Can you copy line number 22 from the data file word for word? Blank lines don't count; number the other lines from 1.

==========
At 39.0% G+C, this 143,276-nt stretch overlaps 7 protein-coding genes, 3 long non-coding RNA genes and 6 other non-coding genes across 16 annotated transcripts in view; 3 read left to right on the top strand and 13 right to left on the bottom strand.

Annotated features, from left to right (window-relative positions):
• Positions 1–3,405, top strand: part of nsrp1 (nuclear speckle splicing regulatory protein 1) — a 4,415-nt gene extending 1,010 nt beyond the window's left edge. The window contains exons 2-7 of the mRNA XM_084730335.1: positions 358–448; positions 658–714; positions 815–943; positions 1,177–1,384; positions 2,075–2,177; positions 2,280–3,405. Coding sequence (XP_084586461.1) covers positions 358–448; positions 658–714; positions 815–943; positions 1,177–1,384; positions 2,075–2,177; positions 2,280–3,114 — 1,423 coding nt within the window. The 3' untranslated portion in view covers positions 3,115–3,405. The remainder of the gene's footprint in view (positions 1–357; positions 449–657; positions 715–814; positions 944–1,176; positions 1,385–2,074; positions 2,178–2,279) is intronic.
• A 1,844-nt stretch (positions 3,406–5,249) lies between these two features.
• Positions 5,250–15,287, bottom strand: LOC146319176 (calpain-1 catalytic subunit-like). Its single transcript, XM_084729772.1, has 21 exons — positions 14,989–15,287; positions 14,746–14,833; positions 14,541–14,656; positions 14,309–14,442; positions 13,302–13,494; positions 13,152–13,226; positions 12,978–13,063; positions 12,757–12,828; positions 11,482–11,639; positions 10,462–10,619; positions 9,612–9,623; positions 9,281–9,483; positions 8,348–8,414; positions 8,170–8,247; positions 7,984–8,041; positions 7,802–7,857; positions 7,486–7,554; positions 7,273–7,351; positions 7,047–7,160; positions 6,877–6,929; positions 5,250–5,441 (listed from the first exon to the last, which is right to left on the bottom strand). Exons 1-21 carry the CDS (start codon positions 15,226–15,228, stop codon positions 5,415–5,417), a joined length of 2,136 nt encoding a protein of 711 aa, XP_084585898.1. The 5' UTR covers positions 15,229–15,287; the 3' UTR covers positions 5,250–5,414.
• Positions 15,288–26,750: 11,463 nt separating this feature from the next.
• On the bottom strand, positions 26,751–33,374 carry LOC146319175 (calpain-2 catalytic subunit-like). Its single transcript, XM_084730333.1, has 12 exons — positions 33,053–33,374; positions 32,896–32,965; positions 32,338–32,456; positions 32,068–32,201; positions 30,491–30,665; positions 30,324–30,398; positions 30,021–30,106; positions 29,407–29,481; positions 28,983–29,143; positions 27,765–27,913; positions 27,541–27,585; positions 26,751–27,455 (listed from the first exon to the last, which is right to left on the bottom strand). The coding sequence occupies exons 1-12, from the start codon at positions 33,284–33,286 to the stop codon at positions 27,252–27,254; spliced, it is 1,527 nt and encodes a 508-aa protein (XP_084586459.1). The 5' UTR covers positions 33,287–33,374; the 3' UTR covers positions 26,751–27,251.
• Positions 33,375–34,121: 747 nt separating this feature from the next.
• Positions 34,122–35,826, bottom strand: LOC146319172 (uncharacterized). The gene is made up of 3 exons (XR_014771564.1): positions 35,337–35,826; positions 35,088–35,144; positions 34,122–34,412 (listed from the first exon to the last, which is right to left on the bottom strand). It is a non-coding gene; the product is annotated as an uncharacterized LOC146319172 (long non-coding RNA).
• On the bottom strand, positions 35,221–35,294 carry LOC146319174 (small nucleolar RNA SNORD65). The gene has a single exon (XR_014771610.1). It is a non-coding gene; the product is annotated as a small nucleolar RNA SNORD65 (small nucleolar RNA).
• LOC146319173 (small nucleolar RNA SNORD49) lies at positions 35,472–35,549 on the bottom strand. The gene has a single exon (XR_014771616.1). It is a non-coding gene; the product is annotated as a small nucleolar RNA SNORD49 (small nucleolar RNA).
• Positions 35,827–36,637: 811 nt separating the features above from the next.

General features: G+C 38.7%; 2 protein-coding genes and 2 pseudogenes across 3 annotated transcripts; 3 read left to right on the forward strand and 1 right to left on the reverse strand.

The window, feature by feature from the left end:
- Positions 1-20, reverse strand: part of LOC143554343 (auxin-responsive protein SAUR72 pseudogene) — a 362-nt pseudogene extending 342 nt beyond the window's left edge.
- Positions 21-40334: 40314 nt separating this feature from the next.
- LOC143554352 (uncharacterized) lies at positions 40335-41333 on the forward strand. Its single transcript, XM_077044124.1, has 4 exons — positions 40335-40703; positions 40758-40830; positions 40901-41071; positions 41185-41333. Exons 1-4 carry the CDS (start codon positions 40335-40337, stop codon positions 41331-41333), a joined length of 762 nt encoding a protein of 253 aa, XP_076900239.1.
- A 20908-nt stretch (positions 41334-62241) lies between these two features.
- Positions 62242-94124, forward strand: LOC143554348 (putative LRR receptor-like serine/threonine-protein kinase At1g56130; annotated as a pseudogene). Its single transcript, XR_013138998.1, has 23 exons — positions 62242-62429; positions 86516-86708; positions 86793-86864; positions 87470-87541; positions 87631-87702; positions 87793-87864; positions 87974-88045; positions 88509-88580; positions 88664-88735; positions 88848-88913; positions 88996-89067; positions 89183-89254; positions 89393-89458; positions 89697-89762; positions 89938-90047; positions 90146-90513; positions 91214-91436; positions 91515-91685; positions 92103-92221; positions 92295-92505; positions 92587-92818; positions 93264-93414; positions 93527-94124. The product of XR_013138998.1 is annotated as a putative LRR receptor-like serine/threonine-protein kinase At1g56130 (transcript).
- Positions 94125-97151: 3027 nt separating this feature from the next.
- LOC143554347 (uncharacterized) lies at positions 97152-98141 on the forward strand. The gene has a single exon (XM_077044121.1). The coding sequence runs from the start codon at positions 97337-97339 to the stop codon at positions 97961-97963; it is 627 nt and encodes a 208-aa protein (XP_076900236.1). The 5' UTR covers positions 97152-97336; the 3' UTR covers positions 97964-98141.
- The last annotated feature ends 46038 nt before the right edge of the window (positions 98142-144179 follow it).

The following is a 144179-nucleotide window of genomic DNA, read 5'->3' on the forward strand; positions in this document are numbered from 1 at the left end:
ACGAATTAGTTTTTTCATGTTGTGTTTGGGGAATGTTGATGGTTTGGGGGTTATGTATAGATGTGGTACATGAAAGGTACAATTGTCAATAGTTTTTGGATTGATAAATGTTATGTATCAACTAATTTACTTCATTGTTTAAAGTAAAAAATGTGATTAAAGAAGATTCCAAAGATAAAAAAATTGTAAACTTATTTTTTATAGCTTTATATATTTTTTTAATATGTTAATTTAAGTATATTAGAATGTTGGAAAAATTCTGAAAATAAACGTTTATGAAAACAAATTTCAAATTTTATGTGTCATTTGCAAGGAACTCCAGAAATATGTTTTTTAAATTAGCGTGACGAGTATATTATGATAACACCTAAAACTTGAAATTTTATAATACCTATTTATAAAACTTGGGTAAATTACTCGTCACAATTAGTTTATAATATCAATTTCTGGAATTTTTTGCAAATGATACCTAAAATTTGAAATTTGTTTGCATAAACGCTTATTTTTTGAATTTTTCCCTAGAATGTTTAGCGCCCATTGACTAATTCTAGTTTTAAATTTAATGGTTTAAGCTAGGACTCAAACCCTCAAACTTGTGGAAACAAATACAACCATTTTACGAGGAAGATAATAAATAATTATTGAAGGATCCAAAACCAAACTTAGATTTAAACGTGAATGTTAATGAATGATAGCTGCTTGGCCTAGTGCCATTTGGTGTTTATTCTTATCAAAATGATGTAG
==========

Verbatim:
- The last annotated feature ends 46038 nt before the right edge of the window (positions 98142-144179 follow it).